A Scenario-Based Survey of Expert Echocardiography Recommendations for Patients With Staphylococcus aureus Bacteremia at Varying Risk for Endocarditis
AuthorHeriot, GS; Tong, SYC; Cheng, AC; Liew, D
Source TitleJama Network Open
PublisherAMER MEDICAL ASSOC
Document TypeJournal Article
CitationsHeriot, G. S., Tong, S. Y. C., Cheng, A. C. & Liew, D. (2020). A Scenario-Based Survey of Expert Echocardiography Recommendations for Patients With Staphylococcus aureus Bacteremia at Varying Risk for Endocarditis. JAMA NETWORK OPEN, 3 (4), https://doi.org/10.1001/jamanetworkopen.2020.2401.
Access StatusOpen Access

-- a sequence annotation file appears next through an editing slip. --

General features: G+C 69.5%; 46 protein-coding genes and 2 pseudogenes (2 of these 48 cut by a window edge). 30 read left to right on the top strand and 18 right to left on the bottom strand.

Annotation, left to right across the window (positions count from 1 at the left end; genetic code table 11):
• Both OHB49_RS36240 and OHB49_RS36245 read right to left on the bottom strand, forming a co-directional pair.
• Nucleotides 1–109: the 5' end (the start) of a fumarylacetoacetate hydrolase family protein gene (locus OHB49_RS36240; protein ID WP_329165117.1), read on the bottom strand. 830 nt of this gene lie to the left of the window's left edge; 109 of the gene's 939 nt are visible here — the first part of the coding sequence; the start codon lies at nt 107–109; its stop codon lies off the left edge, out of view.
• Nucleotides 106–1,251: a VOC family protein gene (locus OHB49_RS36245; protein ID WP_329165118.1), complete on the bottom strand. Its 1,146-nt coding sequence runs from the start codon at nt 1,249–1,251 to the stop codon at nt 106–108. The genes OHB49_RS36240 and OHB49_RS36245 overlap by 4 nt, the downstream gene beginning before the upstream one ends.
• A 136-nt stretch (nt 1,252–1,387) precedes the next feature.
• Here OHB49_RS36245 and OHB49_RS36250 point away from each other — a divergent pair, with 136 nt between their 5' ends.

Importance: Echocardiography to detect infective endocarditis is regarded as a key quality indicator in the care of patients with Staphylococcus aureus bacteremia, but its application varies markedly between reported series. Understanding the reasons for this variation in practice is important to improve the use of this investigation. Objective: To identify expert clinicians' preferred echocardiography strategy for a variety of S aureus bacteremia scenarios in a hypothetical setting free from extrinsic constraints. Design, Setting, and Participants: Anonymous web-based survey study comprising 50 text-based scenarios describing patients with S aureus bacteremia and various combinations of risk factors for endocarditis. Other variables included patient age and the presence of an extracardiac focus of infection warranting prolonged treatment. The survey was emailed to participants between September 2018 and March 2019. Each respondent was asked to recommend 1 of 6 echocardiography strategies for up to 8 randomly selected scenarios. Respondents were primarily infectious diseases physicians, and more than half reported an annual caseload of more than 20 cases of S aureus bacteremia. Main Outcomes and Measures: The proportion of respondents selecting each of the 6 echocardiography strategies was calculated alongside Wilson score confidence intervals. Modified Fleiss κ statistics were used to described interrespondent variability. Generalized estimating equations were used to assess the associations between respondent- and scenario-level variables and the recommendation of an echocardiography strategy with a low negative likelihood ratio for infective endocarditis (ie, a highly exclusionary strategy). Results: A total of 656 respondents from 24 countries provided 4837 echocardiography recommendations across the 50 scenarios. Echocardiography recommendations were associated with scenarios' burden of endocarditis risk (multivariate odds ratio per point of the VIRSTA score, 1.4; 95% CI, 1.4-1.5; P < .001). Poor interrespondent agreement was seen across all scenarios (modified Fleiss κ, 0.06; 95% CI, 0.05-0.07) but was most notable for scenarios with a lower risk of endocarditis (modified Fleiss κ, 0.04; 95% CI, 0.03-0.05). The presence of an extracardiac focus of infection was also associated with the choice of echocardiography strategy (odds ratio for highly exclusionary strategy, 0.51; 95% CI, 0.45-0.58). Respondent location in continental Europe was associated with recommendations in favor of a highly exclusionary strategy (odds ratio, 1.8; 95% CI, 1.3-2.5) compared with location in Australia or New Zealand. Conclusions and Relevance: In this study, expert clinicians demonstrated active stratification by risk of endocarditis when making echocardiography recommendations for hypothetical patients with S aureus bacteremia. Substantial disagreement existed as to whether patients at lower risk of endocarditis should undergo transesophageal echocardiography-based echocardiography strategies.
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